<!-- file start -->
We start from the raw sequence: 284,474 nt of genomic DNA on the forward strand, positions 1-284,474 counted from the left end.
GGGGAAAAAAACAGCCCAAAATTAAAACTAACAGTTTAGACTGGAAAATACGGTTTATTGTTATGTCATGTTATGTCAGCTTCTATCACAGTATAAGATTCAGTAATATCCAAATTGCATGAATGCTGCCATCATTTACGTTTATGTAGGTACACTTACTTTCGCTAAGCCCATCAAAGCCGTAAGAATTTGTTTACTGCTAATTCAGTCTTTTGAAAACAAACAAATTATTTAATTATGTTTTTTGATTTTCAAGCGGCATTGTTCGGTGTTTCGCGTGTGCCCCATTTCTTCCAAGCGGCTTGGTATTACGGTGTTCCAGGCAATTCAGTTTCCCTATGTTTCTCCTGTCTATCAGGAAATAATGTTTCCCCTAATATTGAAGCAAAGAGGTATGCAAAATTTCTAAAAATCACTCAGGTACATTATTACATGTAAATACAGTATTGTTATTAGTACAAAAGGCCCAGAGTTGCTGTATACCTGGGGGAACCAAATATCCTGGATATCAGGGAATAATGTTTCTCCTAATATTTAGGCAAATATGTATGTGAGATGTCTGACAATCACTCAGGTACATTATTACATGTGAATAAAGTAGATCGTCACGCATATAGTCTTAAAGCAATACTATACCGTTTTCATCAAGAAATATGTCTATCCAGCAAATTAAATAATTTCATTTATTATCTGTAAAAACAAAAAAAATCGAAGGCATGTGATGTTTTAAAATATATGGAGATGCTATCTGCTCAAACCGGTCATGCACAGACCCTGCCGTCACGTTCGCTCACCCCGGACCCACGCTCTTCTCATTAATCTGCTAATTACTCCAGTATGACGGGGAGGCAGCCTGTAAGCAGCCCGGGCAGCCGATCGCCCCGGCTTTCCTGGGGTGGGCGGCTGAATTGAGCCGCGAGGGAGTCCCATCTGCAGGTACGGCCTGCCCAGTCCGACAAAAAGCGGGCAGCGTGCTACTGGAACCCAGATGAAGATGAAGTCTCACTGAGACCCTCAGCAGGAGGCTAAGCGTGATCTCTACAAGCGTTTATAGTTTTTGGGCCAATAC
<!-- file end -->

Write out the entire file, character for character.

We start from the raw sequence: 284,474 nt of genomic DNA on the forward strand, positions 1-284,474 counted from the left end.
GGGGAAAAAAACAGCCCAAAATTAAAACTAACAGTTTAGACTGGAAAATACGGTTTATTGTTATGTCATGTTATGTCAGCTTCTATCACAGTATAAGATTCAGTAATATCCAAATTGCATGAATGCTGCCATCATTTACGTTTATGTAGGTACACTTACTTTCGCTAAGCCCATCAAAGCCGTAAGAATTTGTTTACTGCTAATTCAGTCTTTTGAAAACAAACAAATTATTTAATTATGTTTTTTGATTTTCAAGCGGCATTGTTCGGTGTTTCGCGTGTGCCCCATTTCTTCCAAGCGGCTTGGTATTACGGTGTTCCAGGCAATTCAGTTTCCCTATGTTTCTCCTGTCTATCAGGAAATAATGTTTCCCCTAATATTGAAGCAAAGAGGTATGCAAAATTTCTAAAAATCACTCAGGTACATTATTACATGTAAATACAGTATTGTTATTAGTACAAAAGGCCCAGAGTTGCTGTATACCTGGGGGAACCAAATATCCTGGATATCAGGGAATAATGTTTCTCCTAATATTTAGGCAAATATGTATGTGAGATGTCTGACAATCACTCAGGTACATTATTACATGTGAATAAAGTAGATCGTCACGCATATAGTCTTAAAGCAATACTATACCGTTTTCATCAAGAAATATGTCTATCCAGCAAATTAAATAATTTCATTTATTATCTGTAAAAACAAAAAAAATCGAAGGCATGTGATGTTTTAAAATATATGGAGATGCTATCTGCTCAAACCGGTCATGCACAGACCCTGCCGTCACGTTCGCTCACCCCGGACCCACGCTCTTCTCATTAATCTGCTAATTACTCCAGTATGACGGGGAGGCAGCCTGTAAGCAGCCCGGGCAGCCGATCGCCCCGGCTTTCCTGGGGTGGGCGGCTGAATTGAGCCGCGAGGGAGTCCCATCTGCAGGTACGGCCTGCCCAGTCCGACAAAAAGCGGGCAGCGTGCTACTGGAACCCAGATGAAGATGAAGTCTCACTGAGACCCTCAGCAGGAGGCTAAGCGTGATCTCTACAAGCGTTTATAGTTTTTGGGCCAATAC